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|Title: ||Synthesis and modification of hydrotalcite as a thermal stabiliser for poly(vinylchloride)|
|Authors: ||Papini, Fabio|
|Issue Date: ||2011|
|Publisher: ||© Fabio Papini|
|Abstract: ||In recent years there has been considerable interest in the use of synthetic
hydrotalcites as stabilisers for poly(vinyl chloride) (PVC). Hydrotalcites are
essentially hydrated magnesium-aluminium-hydroxy-carbonates: a typical
formula being Mg6Al2(OH)16CO3.4H2O. Substitution of a divalent by a trivalent
cation in the brucite structure creates a positive charge that needs to be
counterbalanced by the presence of an anion, and this is usually carbonate.
Hence, hydrotalcites are anionic clays, as opposed to the more common
montmorillonite-like clays or so called cationic clays. These double-layered
hydroxides have the capacity to undergo anion exchange reactions and so the
carbonate can be substituted for other anions such as chloride, sulphate or
nitrate. The characteristic of anion exchange means that, commercially,
synthetic hydrotalcites are used for catalysis, ion scavenging, purification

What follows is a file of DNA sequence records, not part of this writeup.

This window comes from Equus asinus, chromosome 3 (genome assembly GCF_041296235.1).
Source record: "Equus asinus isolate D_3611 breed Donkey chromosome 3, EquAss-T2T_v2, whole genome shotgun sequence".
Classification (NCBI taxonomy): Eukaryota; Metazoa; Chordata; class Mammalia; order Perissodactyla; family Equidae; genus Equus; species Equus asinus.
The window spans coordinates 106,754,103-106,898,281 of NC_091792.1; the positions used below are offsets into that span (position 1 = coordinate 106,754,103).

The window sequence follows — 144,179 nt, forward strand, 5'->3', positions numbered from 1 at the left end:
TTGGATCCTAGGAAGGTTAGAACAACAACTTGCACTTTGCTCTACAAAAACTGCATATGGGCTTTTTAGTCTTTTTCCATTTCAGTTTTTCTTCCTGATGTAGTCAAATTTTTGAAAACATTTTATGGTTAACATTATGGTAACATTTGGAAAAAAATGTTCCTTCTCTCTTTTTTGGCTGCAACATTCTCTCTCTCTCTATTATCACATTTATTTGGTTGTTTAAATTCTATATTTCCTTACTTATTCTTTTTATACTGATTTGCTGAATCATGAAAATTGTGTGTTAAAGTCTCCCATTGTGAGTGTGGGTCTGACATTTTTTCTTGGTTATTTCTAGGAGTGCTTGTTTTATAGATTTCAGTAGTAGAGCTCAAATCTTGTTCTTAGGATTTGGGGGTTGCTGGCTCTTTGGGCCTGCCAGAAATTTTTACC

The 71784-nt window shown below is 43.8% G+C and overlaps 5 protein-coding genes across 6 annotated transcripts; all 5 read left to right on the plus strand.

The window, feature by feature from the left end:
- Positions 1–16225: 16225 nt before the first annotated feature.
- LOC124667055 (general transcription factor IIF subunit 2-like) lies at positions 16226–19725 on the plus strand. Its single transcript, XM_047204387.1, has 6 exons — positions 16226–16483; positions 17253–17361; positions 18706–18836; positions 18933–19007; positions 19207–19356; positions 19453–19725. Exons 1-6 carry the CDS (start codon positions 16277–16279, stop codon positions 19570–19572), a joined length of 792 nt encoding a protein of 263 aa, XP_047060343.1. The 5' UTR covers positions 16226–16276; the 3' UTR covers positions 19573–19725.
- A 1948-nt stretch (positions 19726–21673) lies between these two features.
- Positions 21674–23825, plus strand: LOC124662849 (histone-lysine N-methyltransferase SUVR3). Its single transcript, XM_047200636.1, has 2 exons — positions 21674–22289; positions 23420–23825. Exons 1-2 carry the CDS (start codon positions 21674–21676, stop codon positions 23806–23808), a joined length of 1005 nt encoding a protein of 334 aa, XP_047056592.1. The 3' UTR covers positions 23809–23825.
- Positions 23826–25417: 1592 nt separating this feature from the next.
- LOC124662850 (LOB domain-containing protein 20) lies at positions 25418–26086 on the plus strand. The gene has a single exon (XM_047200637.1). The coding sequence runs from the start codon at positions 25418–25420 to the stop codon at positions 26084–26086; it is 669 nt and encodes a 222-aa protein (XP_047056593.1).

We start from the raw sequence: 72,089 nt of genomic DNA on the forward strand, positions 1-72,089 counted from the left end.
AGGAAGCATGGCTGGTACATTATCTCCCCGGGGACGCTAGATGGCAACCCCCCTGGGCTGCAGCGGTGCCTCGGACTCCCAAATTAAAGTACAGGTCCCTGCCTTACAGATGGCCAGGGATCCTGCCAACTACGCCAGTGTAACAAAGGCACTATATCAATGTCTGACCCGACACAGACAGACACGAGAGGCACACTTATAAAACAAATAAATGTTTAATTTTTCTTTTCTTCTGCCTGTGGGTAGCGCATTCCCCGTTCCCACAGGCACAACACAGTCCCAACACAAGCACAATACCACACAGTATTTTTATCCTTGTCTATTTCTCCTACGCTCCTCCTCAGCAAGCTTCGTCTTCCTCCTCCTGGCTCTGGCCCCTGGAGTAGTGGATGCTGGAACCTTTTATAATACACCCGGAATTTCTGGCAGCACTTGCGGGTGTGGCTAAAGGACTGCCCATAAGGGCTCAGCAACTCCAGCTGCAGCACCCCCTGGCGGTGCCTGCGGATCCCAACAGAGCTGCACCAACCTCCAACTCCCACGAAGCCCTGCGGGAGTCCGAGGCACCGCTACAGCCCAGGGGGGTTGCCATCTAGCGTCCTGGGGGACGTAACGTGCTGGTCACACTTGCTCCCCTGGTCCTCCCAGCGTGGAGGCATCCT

processes and the stabilisation of PVC formulations.
This thesis present result of a project to synthesise and modify hydrotalcites to
produce ultra-fine particles in recognition of the fact that the benefits of
hydrotalcite could be enhanced with smaller particle sizes.
The work has proceeded via two routes: firstly, by experiments to modify and
intercalate the hydrotalcite with a surfactant in a way analogous to that used
to montmorillonite clays, and secondly by novel synthesis methods. Two
different synthesis reactions were used: one based on Urea and the second
by a controlled pH method. Different drying technologies were used to obtain
the optimum particle morphology and size. It was found that ultra-fine
hydrotalcite particles gave an improvement in PVC thermal stability, although
addition of higher levels of the hydrotalcites caused a reversal in this trend.
The Haake Rheometer was used extensively to study the behaviour of the
polymer clay nanocomposite formulations and to investigate the pros and
cons of the addition of nanometre particles.
Further work using an autoclave has resulted in particles of nanometre-sized
dimensions with enhanced crystallinity and very high surface area which are
promising for future work on PVC clay nanocomposites.|
|Description: ||A Doctoral Thesis. Submitted in partial fulfillment of the requirements for the award of Doctor of Philosophy of Loughborough University.|
|Appears in Collections:||PhD Theses (Materials)|
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